So no. I would be totally against making abortion “banished”, even if you could eliminate it without the messy ineffectivnesses and the side-effects of trying to do so by making it illegal.

I am in favor of abortion being available to anyone who wants one. I may not agree with the desirability of every abortion performed, but I think the pregnant person should always have it available to her as an option, period, end of story. Her choice.

I don’t shy away from the assertion that it is killing and that what is being killed is a human life. I am in favor of pregnant women having the unrestricted right to kill their living human embryos and fetuses if they find it necessary to do so. I don’t regard it as murder. If she deems it necessary, it’s necessary killing. It’s a woman doing what she’s gotta do.

Women should have that right acknowledged. (They have that right. Acknowledge it). Nature has subjected women to PMS and periods and a few other things in order to vest in them the power to bear life and nurture it physically within themselves, and with that power comes responsibility. And with that responsibility comes authority.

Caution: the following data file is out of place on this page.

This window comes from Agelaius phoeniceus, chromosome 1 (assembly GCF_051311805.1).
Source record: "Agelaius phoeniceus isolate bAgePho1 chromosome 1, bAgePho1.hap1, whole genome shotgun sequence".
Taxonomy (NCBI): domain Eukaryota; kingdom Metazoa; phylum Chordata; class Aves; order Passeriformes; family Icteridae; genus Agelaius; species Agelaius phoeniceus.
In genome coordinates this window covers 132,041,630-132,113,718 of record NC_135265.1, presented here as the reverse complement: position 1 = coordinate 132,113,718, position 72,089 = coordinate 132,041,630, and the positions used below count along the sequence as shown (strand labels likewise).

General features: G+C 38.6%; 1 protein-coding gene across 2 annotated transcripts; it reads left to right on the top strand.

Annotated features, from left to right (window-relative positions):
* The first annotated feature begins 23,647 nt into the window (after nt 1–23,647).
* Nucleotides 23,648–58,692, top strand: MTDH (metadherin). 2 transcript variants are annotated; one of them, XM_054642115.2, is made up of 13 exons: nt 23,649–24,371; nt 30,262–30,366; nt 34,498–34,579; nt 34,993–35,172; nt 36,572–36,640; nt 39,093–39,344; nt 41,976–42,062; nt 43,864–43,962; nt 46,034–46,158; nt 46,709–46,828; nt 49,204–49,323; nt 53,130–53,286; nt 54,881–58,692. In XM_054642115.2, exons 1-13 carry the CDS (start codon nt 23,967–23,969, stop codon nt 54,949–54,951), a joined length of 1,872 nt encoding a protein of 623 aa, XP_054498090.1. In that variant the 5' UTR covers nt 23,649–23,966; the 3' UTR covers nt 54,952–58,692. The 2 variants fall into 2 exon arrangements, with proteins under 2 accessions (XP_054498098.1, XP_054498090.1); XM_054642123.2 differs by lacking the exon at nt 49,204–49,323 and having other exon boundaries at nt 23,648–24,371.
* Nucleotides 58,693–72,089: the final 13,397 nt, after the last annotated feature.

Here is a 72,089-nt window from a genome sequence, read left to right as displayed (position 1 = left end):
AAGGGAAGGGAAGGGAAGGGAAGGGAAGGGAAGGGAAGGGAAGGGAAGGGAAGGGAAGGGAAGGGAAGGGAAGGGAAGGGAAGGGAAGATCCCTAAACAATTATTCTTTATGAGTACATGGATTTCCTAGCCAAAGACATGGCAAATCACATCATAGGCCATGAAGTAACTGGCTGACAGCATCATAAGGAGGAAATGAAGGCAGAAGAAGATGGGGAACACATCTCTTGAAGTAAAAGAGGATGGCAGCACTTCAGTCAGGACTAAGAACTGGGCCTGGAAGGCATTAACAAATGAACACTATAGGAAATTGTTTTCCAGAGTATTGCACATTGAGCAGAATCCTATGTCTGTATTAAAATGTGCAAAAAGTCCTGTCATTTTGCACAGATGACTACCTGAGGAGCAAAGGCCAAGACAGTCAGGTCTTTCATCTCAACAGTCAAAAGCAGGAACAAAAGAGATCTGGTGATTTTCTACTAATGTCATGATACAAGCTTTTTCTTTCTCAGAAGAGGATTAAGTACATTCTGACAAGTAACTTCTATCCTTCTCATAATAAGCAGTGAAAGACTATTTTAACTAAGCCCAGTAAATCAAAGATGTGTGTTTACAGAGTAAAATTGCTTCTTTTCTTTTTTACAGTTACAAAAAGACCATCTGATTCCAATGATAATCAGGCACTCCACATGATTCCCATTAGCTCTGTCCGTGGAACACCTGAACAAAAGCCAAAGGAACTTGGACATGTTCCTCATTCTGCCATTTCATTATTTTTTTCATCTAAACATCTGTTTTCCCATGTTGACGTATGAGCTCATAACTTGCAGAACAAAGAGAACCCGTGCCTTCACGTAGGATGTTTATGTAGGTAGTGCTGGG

It is women’s right to abort, not a doctor’s right to perform a procedure as he sees fit. Doctors should have the legal freedom to provide safe procedures that facilitate a woman’s exercise of her right to an abortion, but the rightness and propriety of the decision itself comes NOT from the doctor’s medical opinion or decision but from HER choice to abort. It would not be a particularly safe thing for her to abort herself at home with herbs and concoctions at home, but she has the right because the authority belongs to HER.

Sure. And when next-of-kin (or a power of attorney designee) make decisions for an unconscious person in consultation with a doctor (or sometimes doctors), the decision is between (or among) them, even if the decision is to let the unconscious person die, and become an organ donor. Maybe the person had an advance directive. Maybe not. Maybe there were conversations with the next-of-kin, or maybe not. Maybe the unconscious person in the underage child of the person making the decision.